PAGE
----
WeedWeek: AG Sessions: Pot Caused the Opioid Crisis

Posted by | February 12, 2018 | Cannabis News

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So much news.
Contrary to the available science, Attorney General Jeff Sessions blamed marijuana for the opioid crisis. “The DEA said that a huge percentage of the heroin addictions starts with prescriptions. That may be an exaggerated number — they had it as high as 80 percent — we think a lot of this is starting with marijuana and other drugs,” he said.
To alleviate the epidemic Sessions told Americans to “take some aspirin sometimes and tough it out.” He also praised White House chief of staff former Marine Gen. John Kelly for refusing opioids after a recent minor surgery.
Colorado Sen. Cory Gardner (R) has kept his word to hold up judicial nominees until Sessions adjusts his position on state legal industries. Gardner has prevented as many as 11 nominees from getting a floor vote.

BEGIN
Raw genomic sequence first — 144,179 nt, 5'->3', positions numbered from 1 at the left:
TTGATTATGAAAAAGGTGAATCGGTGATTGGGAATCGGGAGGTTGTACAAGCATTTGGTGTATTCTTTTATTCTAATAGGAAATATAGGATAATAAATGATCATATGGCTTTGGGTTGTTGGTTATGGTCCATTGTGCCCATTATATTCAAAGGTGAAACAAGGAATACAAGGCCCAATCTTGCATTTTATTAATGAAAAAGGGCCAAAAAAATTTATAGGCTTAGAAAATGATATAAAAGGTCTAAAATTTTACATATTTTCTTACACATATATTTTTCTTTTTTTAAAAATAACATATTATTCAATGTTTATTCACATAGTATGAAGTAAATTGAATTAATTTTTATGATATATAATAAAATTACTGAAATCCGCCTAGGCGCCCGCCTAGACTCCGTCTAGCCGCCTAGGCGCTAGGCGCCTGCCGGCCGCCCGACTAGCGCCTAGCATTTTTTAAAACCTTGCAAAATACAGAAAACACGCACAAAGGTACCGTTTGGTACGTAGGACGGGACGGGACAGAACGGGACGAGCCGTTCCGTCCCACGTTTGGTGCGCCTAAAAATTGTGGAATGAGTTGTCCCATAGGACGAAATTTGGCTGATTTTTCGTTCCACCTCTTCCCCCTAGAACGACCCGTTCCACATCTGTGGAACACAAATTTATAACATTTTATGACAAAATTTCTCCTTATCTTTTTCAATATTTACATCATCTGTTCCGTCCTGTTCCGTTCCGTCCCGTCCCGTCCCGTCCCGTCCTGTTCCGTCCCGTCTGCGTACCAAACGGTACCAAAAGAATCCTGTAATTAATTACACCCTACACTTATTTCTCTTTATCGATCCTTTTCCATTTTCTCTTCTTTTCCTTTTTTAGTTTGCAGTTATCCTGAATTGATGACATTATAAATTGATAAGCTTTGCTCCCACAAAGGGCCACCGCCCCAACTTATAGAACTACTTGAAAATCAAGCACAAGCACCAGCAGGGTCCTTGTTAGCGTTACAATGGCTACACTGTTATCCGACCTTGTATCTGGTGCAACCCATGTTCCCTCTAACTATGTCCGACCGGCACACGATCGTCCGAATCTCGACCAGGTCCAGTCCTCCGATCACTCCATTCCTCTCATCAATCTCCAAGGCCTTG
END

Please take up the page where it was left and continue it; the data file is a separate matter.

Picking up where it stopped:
Sessions’ remarks attracted criticism from veterans groups who strongly support MED access as a possible opioid exit drug.  Reason produced six studies which say Sessions is wrong. Vox piles on.
Meanwhile Democrats are calling for a hearing on Sessions’ decision to rescind the Cole Memo.
parody video about Jeff Sessions’ secret past as a weed-loving jam band musician fooled a few people. His band was called The Jeff Sessions.
The Rohrabacher-Blumenauer amendment which protects state legal MED businesses from federal prosecution was extended until March 23 as part of the budget deal. It’s the eighth time the amendment has been extended.
Republicans blocked an amendment from Congressman Jared Polis (D-Colo.) which would have prevented federal prosecution of state-legal cannabis businesses.